If you remove traffic enforcement as a core service from an officer's responsibilities, even state troopers that are known to write 10 or more per shift, and discard that many of those are merely warnings with no financial consequences on the profit side of the equation but still incur most of the costs, you find that using realistic expenses kills any incentive. You might reduce the number of cops in a budget by eliminating all traffic enforcement and greatly reduce all the costs of court and support personnel as well, finding the average ticket to be a net loss for the agency writing them.

Anonymous said...

You gave us a link to an article that requires you to be a paid subscriber in order to comment on an article complaining about government requiring too many fees.

George said...

I envision a day in the not so distant future where each and every car will be monitored via a wifi signal emitter picked up by cell towers or perhaps designated signal transfer systems along our highways and streets.

Each vehicle will be identified according to who it's registered to and will have it's rate of speed recorded etc., it's possible via camera's inside the vehicle to see who is inside the vehicle, when it was inspected, any possible problems that the vehicles computer is showing.

This would all be enacted into law to "save money and protect us" and billions will go to the private companies that will develop and maintain the system.

Gritsforbreakfast said...

@3:23, that's the private sector imposing a fee this time. Not much is free in this world.

@6:57, it's also worth factoring in that the number of traffic tickets written overall has declined in recent years and nobody precisely knows why. See here, here, and here.

ckikerintulia said...

"bullets no substitute for brains" -- but the people those fraud detectors are investigating may be open carrying, so maybe the investigators need it to. Where can it end?

The Phantom Bureaucrat said...

Anonymous 12/31/2015 06:57:00 PM, I hadn't thought of it like that as I figured most officers wrote a lot more citations than they apparently do. On a lark, I looked at a couple budgets from ten or so years ago and found even with the decline mentioned by Grits, there didn't seem to be a rush to make money from tickets.

Grits, in Houston, the bulk of cites by HPD are written by a tiny fraction of their force. Those are radar task force, traffic enforcement, and truck enforcement officers. They have no formal quota but are expected to stay busy all shift long and do not have a written warning ticket. As priorities changed, their numbers have decreased substantially while they have had increasing amounts of administrative tasks eating portions of their time. Per the city budget, the average officer writes less than a ticket a day, their announced 1200 to 1500 officer shortage requiring choices to be made of running calls for service or writing tickets.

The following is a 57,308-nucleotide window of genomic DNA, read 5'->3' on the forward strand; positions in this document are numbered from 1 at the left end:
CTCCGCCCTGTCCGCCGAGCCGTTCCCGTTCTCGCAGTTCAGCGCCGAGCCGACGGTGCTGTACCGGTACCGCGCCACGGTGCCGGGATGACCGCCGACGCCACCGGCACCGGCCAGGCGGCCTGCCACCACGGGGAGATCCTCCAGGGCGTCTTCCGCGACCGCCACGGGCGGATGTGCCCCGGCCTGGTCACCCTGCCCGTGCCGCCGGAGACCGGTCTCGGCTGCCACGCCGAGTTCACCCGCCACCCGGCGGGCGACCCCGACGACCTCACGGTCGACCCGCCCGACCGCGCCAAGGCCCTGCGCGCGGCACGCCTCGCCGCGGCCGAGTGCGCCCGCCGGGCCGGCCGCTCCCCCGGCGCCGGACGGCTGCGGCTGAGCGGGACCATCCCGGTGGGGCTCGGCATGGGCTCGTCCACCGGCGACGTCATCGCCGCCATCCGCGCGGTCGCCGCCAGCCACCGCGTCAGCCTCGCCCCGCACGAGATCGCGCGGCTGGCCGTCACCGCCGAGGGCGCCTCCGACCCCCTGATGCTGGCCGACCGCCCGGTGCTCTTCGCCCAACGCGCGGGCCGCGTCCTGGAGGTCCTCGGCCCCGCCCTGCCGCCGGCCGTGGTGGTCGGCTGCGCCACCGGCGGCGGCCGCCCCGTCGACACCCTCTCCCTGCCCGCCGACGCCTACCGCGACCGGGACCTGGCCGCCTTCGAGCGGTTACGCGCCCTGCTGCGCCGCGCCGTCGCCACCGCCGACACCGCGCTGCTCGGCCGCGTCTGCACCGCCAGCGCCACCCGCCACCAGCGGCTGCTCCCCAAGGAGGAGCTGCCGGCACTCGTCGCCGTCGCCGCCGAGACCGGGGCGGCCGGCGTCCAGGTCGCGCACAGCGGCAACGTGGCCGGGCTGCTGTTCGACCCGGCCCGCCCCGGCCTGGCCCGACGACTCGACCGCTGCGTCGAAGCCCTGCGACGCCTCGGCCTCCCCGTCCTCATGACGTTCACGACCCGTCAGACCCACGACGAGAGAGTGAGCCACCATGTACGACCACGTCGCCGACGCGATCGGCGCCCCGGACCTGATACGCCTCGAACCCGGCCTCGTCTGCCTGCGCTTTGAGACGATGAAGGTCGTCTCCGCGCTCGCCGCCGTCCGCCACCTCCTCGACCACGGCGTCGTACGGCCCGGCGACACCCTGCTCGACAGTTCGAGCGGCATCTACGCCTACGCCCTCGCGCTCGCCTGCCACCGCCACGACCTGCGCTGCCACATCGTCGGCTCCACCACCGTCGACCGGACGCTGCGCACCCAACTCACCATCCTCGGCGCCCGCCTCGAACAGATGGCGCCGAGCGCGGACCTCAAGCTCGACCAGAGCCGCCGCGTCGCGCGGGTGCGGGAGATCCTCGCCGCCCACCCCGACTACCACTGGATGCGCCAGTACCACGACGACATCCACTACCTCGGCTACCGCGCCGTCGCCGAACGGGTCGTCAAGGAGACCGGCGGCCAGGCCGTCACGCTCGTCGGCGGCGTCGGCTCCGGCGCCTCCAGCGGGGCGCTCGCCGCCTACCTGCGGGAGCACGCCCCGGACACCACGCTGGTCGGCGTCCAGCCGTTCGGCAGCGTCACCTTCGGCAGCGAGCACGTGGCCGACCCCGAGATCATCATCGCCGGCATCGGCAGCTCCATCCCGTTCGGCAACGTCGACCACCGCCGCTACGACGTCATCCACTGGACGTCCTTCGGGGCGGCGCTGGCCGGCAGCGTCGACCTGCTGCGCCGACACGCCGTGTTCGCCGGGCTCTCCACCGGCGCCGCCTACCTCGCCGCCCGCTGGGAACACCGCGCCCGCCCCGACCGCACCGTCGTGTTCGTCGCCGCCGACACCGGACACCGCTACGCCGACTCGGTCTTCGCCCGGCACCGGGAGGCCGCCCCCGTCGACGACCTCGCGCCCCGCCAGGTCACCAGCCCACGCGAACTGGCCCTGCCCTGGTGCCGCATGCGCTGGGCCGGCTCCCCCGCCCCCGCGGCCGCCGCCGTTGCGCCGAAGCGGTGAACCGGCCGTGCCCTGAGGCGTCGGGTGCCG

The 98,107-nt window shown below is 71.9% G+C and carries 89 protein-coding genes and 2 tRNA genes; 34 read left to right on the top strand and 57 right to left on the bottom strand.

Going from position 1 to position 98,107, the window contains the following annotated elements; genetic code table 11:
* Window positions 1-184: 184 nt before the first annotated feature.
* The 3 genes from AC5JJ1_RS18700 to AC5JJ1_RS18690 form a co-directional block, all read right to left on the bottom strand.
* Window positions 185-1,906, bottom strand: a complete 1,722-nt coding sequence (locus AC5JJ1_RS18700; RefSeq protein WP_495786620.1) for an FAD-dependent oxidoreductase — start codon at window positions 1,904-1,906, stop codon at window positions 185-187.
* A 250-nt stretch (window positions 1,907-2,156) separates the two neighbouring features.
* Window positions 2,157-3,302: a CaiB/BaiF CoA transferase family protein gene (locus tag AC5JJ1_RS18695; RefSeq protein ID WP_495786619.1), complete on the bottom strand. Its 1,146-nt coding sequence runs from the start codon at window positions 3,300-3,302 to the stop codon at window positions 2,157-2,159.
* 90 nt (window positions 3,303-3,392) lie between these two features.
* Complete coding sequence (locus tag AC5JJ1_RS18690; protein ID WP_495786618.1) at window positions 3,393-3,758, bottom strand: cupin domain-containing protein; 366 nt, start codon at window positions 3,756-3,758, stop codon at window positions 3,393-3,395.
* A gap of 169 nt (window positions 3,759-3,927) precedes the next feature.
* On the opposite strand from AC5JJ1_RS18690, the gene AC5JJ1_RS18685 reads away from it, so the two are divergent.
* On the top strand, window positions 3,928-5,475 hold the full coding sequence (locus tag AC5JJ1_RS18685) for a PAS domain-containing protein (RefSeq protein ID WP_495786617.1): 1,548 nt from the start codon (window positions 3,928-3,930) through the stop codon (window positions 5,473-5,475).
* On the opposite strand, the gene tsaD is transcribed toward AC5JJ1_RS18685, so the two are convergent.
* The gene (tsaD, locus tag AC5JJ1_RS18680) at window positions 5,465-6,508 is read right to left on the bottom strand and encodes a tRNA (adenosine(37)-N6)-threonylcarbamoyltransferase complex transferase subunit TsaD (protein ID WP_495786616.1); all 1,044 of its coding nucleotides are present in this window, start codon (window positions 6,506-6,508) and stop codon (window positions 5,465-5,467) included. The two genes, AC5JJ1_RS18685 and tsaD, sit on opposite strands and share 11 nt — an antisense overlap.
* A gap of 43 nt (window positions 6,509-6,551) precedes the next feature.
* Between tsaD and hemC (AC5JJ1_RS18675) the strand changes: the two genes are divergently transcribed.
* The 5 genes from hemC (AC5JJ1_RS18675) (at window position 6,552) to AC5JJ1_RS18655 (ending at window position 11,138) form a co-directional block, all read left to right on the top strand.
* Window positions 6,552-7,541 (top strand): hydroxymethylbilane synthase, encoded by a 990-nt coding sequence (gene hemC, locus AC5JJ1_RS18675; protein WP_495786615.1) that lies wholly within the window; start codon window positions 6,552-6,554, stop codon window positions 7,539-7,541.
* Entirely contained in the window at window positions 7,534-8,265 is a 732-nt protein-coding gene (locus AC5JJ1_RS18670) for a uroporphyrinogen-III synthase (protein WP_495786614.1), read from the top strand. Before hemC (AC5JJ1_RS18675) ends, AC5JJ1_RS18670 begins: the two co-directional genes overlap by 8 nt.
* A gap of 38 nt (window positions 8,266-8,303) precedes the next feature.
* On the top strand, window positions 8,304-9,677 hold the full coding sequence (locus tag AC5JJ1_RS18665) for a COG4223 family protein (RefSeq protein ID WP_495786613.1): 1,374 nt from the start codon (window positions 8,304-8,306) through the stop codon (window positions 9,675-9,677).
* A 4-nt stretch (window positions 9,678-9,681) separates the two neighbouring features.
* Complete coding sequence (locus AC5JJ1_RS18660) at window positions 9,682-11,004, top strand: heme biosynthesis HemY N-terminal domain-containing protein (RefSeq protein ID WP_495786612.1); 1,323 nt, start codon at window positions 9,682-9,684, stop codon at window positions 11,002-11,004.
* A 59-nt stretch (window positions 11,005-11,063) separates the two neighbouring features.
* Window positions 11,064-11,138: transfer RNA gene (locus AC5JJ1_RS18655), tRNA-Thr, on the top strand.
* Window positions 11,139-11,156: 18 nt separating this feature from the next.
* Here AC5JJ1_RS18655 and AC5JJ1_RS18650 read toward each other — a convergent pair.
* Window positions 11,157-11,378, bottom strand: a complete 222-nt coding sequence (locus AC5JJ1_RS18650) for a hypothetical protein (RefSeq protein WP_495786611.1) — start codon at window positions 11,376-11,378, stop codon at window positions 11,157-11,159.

On the flip side was the perpetual witch hunt for officers who made too much money via court overtime, station commanders ordered to identify and have closely monitored any officers making more than a certain amount. This yielded some officers writing tickets with friends that had different court days and others proven statistically to arrest more people, even a few caught in wrongdoing where they would list each other as witnesses when not together. The last group was caught and fired, one killing himself by suicide. The courts were also ordered to place more contested tickets by an officer on fewer dates, the result on their defendants being more resets as their officer would be tied up in other courts on the same day.

I'd like to see a comprehensive financial analysis done on traffic tickets as a revenue source myself, while they clearly aren't a net source of revenue, it might help drive some policy improvements that would benefit all concerned.

Anonymous said...

On your article about Sandra Bland, the SCOTUS decision in Screws v. US has great bearing here and in all similar cases. It seems that no one is looking at this.

Anonymous said...

Shame on Debbie Nathan for slipshod journalism. In the St Louis county metropolitan area, the DoJ identified at least a half-dozen small communities who depend on revenue-generating traffic enforcement. 5 of the six municipalities has Black leadership, including city council and the police chief. Had Sandra Bland simply have been compliant, she would likely have received a 'warning' and would still be alive.